In a nutshell, the code creates a new File, then opens the file up with the Scanner class. Opening a scanner from a file must be checked for an exception to make sure everything went ok. Once it has been opened, then the Scanner can basically act as an interator.

Here are some test grids. Some of them (europe.asc) are large, so better not open them in a browser. Your Grid class will not be able to handle large files (try it), but it should handle the rest of them just fine. While testing, I would try getting the small ones to work before I try any of the larger ones.

If you want to play with more data, you can download your own DEMs at USGS geodata site. One of the test DEMs I included, europe.asc, comes from this site under GTOPO30 project, which contains Global 30 Arc-Second Elevation Data Set global DEM with a horizontal grid spacing of 30 arc seconds (approximately 1 kilometer). These files come in a different format, so if you want to use one of them, let me know and I will convert it for you.

Rendering a grid: Class Grid should provide a function to render the grid in a window. To render a grid you will go through all the points (i,j) in the grid drawing lines between neighboring points so that overall the lines you draw form a triangulation as below:

You will use the position (i,j) of the point in the grid to determine the position (i', j') of the point in the window. You will use the elevation of point (i,j) to determine the color with which you draw the point.

The first thing you will need to figure out is how to convert from grid coordinates to window coordinates. You will need to scale the terrain to the window. Assume a square window, for simplicity. When displayed, the longest side of a terrain should match the window dimension. Note that we ignore true geographical coordinates, and we use (row, column) of the point--- we don't care about the true geographical location anyways, at least, not for this lab.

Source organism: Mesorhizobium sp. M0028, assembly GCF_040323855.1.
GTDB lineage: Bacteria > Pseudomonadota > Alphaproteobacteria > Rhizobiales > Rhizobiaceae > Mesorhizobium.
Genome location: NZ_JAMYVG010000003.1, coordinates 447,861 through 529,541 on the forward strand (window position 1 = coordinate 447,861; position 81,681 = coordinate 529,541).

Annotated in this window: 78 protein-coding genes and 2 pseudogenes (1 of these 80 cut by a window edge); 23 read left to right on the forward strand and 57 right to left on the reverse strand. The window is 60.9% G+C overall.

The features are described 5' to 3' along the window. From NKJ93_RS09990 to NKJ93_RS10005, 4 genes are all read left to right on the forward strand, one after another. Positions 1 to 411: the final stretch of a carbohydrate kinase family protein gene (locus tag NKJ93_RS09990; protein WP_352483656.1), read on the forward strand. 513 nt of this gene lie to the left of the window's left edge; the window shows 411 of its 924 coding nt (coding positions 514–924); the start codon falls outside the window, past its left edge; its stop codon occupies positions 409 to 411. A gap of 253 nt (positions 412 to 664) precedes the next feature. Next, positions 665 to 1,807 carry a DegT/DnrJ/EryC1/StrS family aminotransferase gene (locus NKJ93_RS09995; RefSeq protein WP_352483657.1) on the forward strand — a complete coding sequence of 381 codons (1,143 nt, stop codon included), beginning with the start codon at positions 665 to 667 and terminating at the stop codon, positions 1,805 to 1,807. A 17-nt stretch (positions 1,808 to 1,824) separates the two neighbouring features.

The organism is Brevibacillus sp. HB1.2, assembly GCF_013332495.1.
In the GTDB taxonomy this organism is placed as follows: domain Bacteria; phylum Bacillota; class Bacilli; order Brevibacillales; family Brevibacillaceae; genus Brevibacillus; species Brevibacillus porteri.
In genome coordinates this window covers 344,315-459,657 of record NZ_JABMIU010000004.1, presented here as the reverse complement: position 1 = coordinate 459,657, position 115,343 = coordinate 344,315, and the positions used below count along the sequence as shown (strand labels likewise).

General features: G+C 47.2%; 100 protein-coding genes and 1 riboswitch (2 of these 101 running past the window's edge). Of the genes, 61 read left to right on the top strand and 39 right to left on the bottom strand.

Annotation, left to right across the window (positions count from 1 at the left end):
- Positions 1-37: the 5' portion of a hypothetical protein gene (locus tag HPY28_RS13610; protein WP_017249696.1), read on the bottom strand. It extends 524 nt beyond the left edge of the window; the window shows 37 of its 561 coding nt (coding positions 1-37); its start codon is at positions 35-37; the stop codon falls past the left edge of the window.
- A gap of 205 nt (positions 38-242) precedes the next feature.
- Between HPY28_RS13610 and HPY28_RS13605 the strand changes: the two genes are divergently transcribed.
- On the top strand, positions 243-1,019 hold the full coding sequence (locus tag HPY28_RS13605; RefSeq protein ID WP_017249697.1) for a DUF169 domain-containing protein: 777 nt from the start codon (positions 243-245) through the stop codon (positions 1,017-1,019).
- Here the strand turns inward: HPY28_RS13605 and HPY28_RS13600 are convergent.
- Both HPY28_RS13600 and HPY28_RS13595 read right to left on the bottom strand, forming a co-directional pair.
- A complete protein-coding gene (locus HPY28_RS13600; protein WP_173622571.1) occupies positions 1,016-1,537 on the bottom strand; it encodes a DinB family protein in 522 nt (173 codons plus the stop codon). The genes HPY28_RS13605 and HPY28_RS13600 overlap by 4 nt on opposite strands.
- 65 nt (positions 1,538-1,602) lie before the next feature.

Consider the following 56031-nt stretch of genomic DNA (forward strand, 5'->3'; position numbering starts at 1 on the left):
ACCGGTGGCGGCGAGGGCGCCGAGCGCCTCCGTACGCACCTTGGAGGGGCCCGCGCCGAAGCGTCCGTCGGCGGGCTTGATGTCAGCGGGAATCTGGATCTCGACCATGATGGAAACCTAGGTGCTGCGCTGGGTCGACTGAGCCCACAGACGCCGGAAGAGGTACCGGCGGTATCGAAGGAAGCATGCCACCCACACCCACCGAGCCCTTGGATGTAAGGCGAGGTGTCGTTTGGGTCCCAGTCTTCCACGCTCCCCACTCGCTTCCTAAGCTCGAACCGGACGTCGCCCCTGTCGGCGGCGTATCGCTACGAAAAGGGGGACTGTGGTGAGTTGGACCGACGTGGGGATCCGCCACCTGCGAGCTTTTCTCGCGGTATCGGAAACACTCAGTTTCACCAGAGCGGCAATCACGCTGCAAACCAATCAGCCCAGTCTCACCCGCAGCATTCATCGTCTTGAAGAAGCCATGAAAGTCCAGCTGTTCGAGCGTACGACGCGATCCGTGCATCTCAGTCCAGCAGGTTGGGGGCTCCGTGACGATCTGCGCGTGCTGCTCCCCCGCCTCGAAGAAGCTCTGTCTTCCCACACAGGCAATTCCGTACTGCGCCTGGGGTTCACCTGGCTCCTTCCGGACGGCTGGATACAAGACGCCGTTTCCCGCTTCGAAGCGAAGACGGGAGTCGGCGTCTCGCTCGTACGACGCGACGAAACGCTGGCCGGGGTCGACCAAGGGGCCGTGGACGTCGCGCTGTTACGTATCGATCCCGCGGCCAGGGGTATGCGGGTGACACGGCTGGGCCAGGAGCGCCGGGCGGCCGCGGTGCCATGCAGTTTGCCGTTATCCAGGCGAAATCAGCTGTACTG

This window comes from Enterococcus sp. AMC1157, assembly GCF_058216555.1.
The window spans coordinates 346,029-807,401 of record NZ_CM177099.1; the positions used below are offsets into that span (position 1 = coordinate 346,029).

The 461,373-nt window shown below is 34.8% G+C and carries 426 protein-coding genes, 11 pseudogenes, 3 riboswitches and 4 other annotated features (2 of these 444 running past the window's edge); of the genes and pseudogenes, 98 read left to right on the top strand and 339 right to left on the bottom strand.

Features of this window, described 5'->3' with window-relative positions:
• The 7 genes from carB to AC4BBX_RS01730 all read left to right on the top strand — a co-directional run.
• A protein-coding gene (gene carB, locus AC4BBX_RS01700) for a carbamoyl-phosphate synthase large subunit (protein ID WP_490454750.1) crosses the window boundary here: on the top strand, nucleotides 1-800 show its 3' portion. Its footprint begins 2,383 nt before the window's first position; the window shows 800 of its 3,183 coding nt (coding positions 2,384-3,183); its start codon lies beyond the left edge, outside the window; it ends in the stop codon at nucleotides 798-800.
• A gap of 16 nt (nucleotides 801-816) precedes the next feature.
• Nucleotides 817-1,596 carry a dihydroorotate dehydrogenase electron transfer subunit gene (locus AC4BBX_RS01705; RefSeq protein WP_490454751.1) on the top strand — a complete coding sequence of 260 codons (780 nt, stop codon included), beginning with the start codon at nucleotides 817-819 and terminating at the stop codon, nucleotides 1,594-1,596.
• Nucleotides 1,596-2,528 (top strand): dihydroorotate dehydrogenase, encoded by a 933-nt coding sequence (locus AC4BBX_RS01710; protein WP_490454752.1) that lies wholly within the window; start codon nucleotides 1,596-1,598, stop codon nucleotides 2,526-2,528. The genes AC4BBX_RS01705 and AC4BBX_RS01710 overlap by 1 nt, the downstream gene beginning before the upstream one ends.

One way to do this is by computing two stretch factors, one horizontal and one vertical: stretch_horiz and stretch_vert.

i' = i * stretch_horiz;
j'= j * stretch_vert;
The stretch factors can be computed knowing the size of the window, and the dimensions of the grid. You may need to change the lines above to account for centering, if you need to.

Colors: On a real map elevations are coded using colors: high elevations are brown, low elevations are green. You will use the elevation of the terrain to choose the color with which you draw each line.

First, some background on colors. In Java the color is specified as a triplet (r, g, b), where r, g, b are values in the range [0.0, 1.0] specifying the red, green and blue intensity in the color, respectively. 0.0 represents the darkest, and 1.0 the lightest. WHITE corresponds to (1.0, 1.0, 1.0) and BLACK corresponds to (0.0, 0.0, 0.0).

Remember that on a graphics object you can change the color using

Color c = new Color (r, g, b);

In order to make the color reflect the elevation, you will have to come up with a formula to set r,g,b as function of the elevation; you will need to do this every time you call drawLine, to set the color of the line as a function of the elevation of that line. Assume that the elevation of the line is the average of the elevation of its points.

To come up with a logic for setting r, g, b, remember that r, g, b must be values in [0.0, 1.0], with 0.0 corresponding to highest elevation, and 1.0 to lowest elevation.

The easiest way would be to set all of them to the same value. Equal values for r,g and b give a gray color, so it will result in a gray-scale image.

r = g = b = ...
c = new Color(r, g, b);

The interface

The interface is open-ended. Your main class should be able to create and display DEMs. The simplest way is to have a window pop up by default after you create a grid. The part that I am most interested in is the looks of your rendering. Play with colors, and make it look like a real map. Here are some good ones.
[Brunswick DEM] [set1 DEM]

As usual, encapsulate, use small functions, write nice code, write code incrementally and debug it before you move to the next step.

Have fun!